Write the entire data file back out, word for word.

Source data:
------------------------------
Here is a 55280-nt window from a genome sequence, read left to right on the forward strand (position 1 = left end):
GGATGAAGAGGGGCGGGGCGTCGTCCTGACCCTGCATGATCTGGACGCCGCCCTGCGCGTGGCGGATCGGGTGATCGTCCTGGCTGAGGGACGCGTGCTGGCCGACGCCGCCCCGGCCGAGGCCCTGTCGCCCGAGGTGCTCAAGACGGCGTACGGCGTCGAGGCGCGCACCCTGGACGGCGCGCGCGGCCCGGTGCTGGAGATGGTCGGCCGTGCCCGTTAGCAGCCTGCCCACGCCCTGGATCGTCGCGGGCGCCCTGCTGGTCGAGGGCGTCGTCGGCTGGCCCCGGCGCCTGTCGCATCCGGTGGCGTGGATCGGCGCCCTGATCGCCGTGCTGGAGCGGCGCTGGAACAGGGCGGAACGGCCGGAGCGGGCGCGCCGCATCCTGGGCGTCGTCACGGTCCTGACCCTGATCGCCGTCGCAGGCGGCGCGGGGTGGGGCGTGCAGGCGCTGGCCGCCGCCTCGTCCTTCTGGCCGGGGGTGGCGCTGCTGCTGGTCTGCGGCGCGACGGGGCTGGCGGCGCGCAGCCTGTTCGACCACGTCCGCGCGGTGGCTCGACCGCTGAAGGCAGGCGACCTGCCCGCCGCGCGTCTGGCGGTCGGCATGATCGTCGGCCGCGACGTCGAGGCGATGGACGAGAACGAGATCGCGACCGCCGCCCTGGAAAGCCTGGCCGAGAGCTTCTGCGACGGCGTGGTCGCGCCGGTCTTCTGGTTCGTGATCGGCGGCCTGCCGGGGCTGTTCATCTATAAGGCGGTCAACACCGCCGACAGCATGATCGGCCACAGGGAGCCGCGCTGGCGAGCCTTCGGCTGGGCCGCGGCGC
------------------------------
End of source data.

Here is a 55280-nt window from a genome sequence, read left to right on the forward strand (position 1 = left end):
GGATGAAGAGGGGCGGGGCGTCGTCCTGACCCTGCATGATCTGGACGCCGCCCTGCGCGTGGCGGATCGGGTGATCGTCCTGGCTGAGGGACGCGTGCTGGCCGACGCCGCCCCGGCCGAGGCCCTGTCGCCCGAGGTGCTCAAGACGGCGTACGGCGTCGAGGCGCGCACCCTGGACGGCGCGCGCGGCCCGGTGCTGGAGATGGTCGGCCGTGCCCGTTAGCAGCCTGCCCACGCCCTGGATCGTCGCGGGCGCCCTGCTGGTCGAGGGCGTCGTCGGCTGGCCCCGGCGCCTGTCGCATCCGGTGGCGTGGATCGGCGCCCTGATCGCCGTGCTGGAGCGGCGCTGGAACAGGGCGGAACGGCCGGAGCGGGCGCGCCGCATCCTGGGCGTCGTCACGGTCCTGACCCTGATCGCCGTCGCAGGCGGCGCGGGGTGGGGCGTGCAGGCGCTGGCCGCCGCCTCGTCCTTCTGGCCGGGGGTGGCGCTGCTGCTGGTCTGCGGCGCGACGGGGCTGGCGGCGCGCAGCCTGTTCGACCACGTCCGCGCGGTGGCTCGACCGCTGAAGGCAGGCGACCTGCCCGCCGCGCGTCTGGCGGTCGGCATGATCGTCGGCCGCGACGTCGAGGCGATGGACGAGAACGAGATCGCGACCGCCGCCCTGGAAAGCCTGGCCGAGAGCTTCTGCGACGGCGTGGTCGCGCCGGTCTTCTGGTTCGTGATCGGCGGCCTGCCGGGGCTGTTCATCTATAAGGCGGTCAACACCGCCGACAGCATGATCGGCCACAGGGAGCCGCGCTGGCGAGCCTTCGGCTGGGCCGCGGCGC